When Michael Tilson Thomas walked onto the stage at Carnegie Hall last night, I had a thought: “He has looked the same his entire career” (at least from the seats). “The only thing different is that his hair is white, not dark.” MTT has long been the conductor of the San Francisco Symphony. Last night, he guest-conducted the Metropolitan Opera Orchestra.

Instead of giving the downbeat, he turned around with microphone in hand, to talk. Uh-oh. Every concert is a concert-lecture. This is an inescapable curse. What Tilson Thomas talked about was Carl Ruggles, composer of the first work on the program. Ruggles was an American who lived a long life: from 1876 to 1971. Tilson Thomas met him when he himself was young and Ruggles the opposite. The conductor’s talk last night threatened to exceed the length of the work to be performed.

But I confess, it was interesting.

The work in question was Evocations, consisting of four movements (and lasting twelve minutes altogether). The third movement has the interesting marking “Moderato appassionato.” You will seldom see that, and it might strike you as a contradiction in terms. What are these evocations meant to evoke? That is in the mind of the listener, I think.

These little pieces are somber and intelligent. Listening to them, I thought of three words: concentration, economy, and intensity. Ruggles makes every note count. Other composers have notes to spare, oodles of them. Think of Liszt! The final evocation (Adagio sostenuto) ends on a questioning, unresolved note.

Tilson Thomas and the Met orchestra did well by the Evocations. The unity of the low strings at the beginning was impressive. And when brass entered, they did so unobtrusively. You did not really hear onsets; more like glides. Tilson Thomas clearly understands these pieces, and he clearly communicated that understanding.

After the Ruggles, which uses a very large orchestra, the orchestra shrank considerably for a Mozart piece—one of the most popular, which is saying something: Exultate, jubilate, that sublime motet. The soloist was Pretty Yende, the South African soprano.

In the Mozart, the orchestra’s sound was rather dull. And its accompaniment—if that’s the right word—was workaday, no better. The Met orchestra has spent half its life playing Mozart, with singers! What gave?

A lot fell to Pretty Yende, who did her job commendably. She was clean, accurate, and lovely. Mozart requires low notes in this motet, and hers were very good. As for her high F, it was not especially pretty, but, lo, it was there. Her trills were decent.

In the penultimate section, Tu virginum corona, Yende was notably tender. She sang the music, and the words, like she meant it. And when she sang high and soft, she exhibited admirable control. I could almost feel what she was doing in the diaphragm (my own).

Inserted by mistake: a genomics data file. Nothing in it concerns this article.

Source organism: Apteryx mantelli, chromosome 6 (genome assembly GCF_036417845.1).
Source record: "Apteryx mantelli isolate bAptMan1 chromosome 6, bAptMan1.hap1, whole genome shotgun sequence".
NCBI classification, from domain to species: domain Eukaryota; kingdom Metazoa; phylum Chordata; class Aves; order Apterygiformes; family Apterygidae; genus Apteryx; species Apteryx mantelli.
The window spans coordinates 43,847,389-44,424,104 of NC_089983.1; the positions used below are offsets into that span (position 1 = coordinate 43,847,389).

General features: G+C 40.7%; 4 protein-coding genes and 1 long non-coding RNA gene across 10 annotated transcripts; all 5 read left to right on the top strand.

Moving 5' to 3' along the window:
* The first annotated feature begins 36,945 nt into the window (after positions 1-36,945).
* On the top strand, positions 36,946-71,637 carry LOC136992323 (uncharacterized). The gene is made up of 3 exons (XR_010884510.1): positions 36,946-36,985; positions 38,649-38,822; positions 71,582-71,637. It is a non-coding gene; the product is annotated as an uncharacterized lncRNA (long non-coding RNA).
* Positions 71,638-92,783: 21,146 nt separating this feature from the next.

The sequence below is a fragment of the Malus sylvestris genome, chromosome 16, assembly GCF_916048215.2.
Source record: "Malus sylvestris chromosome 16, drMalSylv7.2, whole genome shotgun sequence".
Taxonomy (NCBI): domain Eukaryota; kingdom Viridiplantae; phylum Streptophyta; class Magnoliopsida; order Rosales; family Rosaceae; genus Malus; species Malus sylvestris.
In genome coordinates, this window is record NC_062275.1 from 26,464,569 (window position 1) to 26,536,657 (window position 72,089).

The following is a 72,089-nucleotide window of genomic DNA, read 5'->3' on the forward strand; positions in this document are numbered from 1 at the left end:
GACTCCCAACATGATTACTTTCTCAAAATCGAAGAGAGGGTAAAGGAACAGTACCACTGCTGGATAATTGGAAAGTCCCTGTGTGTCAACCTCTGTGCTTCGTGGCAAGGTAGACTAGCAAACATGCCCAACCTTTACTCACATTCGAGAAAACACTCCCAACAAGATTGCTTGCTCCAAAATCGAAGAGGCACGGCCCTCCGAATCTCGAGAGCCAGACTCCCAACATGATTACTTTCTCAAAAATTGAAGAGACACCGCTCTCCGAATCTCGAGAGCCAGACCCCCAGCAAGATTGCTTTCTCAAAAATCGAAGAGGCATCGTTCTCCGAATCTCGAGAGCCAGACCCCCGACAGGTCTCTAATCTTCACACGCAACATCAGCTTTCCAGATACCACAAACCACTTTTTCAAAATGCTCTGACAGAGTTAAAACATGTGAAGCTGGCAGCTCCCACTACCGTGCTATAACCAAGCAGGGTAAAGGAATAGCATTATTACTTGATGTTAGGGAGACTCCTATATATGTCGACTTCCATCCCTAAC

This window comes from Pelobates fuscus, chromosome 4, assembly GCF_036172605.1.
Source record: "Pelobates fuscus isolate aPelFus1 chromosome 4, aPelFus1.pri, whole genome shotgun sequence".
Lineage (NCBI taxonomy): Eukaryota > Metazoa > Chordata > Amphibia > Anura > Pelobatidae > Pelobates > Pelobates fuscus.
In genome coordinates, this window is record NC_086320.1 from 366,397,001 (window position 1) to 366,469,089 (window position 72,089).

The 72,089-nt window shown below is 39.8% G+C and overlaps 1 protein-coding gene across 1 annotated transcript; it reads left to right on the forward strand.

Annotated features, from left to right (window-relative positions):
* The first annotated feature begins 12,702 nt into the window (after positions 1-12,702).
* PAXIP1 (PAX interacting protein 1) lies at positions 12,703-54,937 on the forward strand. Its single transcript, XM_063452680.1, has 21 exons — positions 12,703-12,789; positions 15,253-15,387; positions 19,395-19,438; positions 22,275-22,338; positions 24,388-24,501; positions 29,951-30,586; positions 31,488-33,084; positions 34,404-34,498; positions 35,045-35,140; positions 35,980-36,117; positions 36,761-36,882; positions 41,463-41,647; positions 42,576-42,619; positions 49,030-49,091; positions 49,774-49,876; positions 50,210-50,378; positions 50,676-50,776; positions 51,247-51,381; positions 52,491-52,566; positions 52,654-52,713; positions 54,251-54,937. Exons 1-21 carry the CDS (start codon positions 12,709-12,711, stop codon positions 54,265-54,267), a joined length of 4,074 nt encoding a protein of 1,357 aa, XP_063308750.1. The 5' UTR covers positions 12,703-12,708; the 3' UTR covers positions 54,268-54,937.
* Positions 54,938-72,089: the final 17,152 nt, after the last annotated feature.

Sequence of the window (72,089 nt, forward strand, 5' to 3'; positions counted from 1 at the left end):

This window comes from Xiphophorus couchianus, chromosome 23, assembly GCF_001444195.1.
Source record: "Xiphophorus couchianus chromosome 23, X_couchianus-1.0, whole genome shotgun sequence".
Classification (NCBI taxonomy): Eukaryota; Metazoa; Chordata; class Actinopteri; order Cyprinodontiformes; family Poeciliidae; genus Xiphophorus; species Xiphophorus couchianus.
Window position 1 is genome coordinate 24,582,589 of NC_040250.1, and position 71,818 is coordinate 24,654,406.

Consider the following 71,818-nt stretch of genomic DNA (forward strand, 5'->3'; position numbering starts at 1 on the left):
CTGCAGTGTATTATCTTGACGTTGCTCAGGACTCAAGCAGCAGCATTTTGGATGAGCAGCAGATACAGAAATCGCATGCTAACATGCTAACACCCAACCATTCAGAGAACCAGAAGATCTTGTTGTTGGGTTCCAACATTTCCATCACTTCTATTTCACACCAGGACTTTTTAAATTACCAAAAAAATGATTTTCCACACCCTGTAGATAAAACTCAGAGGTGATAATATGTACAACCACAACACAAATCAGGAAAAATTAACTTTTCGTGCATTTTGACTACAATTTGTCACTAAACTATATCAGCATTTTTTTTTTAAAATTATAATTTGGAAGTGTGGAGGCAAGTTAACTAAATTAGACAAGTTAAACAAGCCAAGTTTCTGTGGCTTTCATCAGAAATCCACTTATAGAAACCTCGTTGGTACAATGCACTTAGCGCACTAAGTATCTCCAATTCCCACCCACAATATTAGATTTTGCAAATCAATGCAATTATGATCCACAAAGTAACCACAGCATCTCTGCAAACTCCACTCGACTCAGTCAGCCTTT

As for the closing Alleluia, it was both peppy and gracious, which was exactly what the doctor—Herr Mozart—ordered.

When it came time for bows, curtsies, and all that, something unusual happened. The soloist seemed to forget the orchestra and the conductor. Tilson Thomas sort of shrugged and had the orchestra stand anyway. Then he himself took kind of a half-bow. It was all very awkward.

This was my impression from the seats, mind you. The musicians themselves might tell you I’m full of it (on more than one front).

There remained one work on the program: Mahler’s Symphony No. 4 in G major, sometimes called his “Mozart symphony.” It is Classical, or Classically inspired. Also, it requires a soprano in the last movement, for which Pretty Yende would duly return.

Michael Tilson Thomas is well known as a Mahlerian, and I have a particular memory of a performance of the Sixth. It was in Washington, long ago, and it was very good. How about the Fourth last night?

The first movement was not a model of precision, even allowing for “live performance.” But the horns? They were excellent here and throughout the symphony. A bonus. This first movement was competent, which ought to go without saying. But it did not impart its magic, at least to me. We are in the realm of intangibles here.

The next movement went better, having its desired puckishness and Gemütlichkeit. The concertmaster, David Chan, contributed fine solo lines: sweet and idiomatic. The third movement is the slow movement, Ruhevoll, meaning restful. It should breathe peace (much of the time). And it did, largely. But the orchestra did not provide a warm sound. And climaxes, which ought to be unbearable, were all too bearable.

Now we get to the last movement, that easeful song. Pretty Yende took a while, getting into her groove. Perhaps it had been the long sit. She entered the stage before the third movement, giving her about a twenty-minute sit. In any case, she found her groove, singing easily. A portamento toward the end was especially effective. Above all, she sang sincerely, and sincerity is the key ingredient in this music (as in a lot of music).

The bowing, etc.? It went off perfectly.

I suppose the end of a review should give a bottom line. This was a competent Mahler 4, an adequate one, not a special one. MTT can do a lot better, and so can the Met orchestra. But look: even a merely competent performance of this symphony is, in a sense, special, because Mahler’s Symphony No. 4 is one of the most beautiful pieces of music ever composed.